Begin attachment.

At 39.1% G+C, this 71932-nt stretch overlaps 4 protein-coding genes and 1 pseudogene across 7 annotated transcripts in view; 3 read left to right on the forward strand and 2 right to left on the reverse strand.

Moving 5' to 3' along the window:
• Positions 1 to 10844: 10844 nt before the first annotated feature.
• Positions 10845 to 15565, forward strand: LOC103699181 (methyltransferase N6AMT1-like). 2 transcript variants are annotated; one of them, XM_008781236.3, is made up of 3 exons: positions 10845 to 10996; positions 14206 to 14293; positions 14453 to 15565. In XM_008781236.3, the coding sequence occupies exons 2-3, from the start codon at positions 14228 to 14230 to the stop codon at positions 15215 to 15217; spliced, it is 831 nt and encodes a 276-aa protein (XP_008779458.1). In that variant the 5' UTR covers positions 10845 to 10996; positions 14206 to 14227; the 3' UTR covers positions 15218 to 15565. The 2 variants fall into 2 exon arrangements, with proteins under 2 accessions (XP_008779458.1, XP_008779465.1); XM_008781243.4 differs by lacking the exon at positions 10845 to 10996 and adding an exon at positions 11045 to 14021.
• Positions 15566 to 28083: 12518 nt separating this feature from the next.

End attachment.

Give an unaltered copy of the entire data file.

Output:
At 39.1% G+C, this 71932-nt stretch overlaps 4 protein-coding genes and 1 pseudogene across 7 annotated transcripts in view; 3 read left to right on the forward strand and 2 right to left on the reverse strand.

Moving 5' to 3' along the window:
• Positions 1 to 10844: 10844 nt before the first annotated feature.
• Positions 10845 to 15565, forward strand: LOC103699181 (methyltransferase N6AMT1-like). 2 transcript variants are annotated; one of them, XM_008781236.3, is made up of 3 exons: positions 10845 to 10996; positions 14206 to 14293; positions 14453 to 15565. In XM_008781236.3, the coding sequence occupies exons 2-3, from the start codon at positions 14228 to 14230 to the stop codon at positions 15215 to 15217; spliced, it is 831 nt and encodes a 276-aa protein (XP_008779458.1). In that variant the 5' UTR covers positions 10845 to 10996; positions 14206 to 14227; the 3' UTR covers positions 15218 to 15565. The 2 variants fall into 2 exon arrangements, with proteins under 2 accessions (XP_008779458.1, XP_008779465.1); XM_008781243.4 differs by lacking the exon at positions 10845 to 10996 and adding an exon at positions 11045 to 14021.
• Positions 15566 to 28083: 12518 nt separating this feature from the next.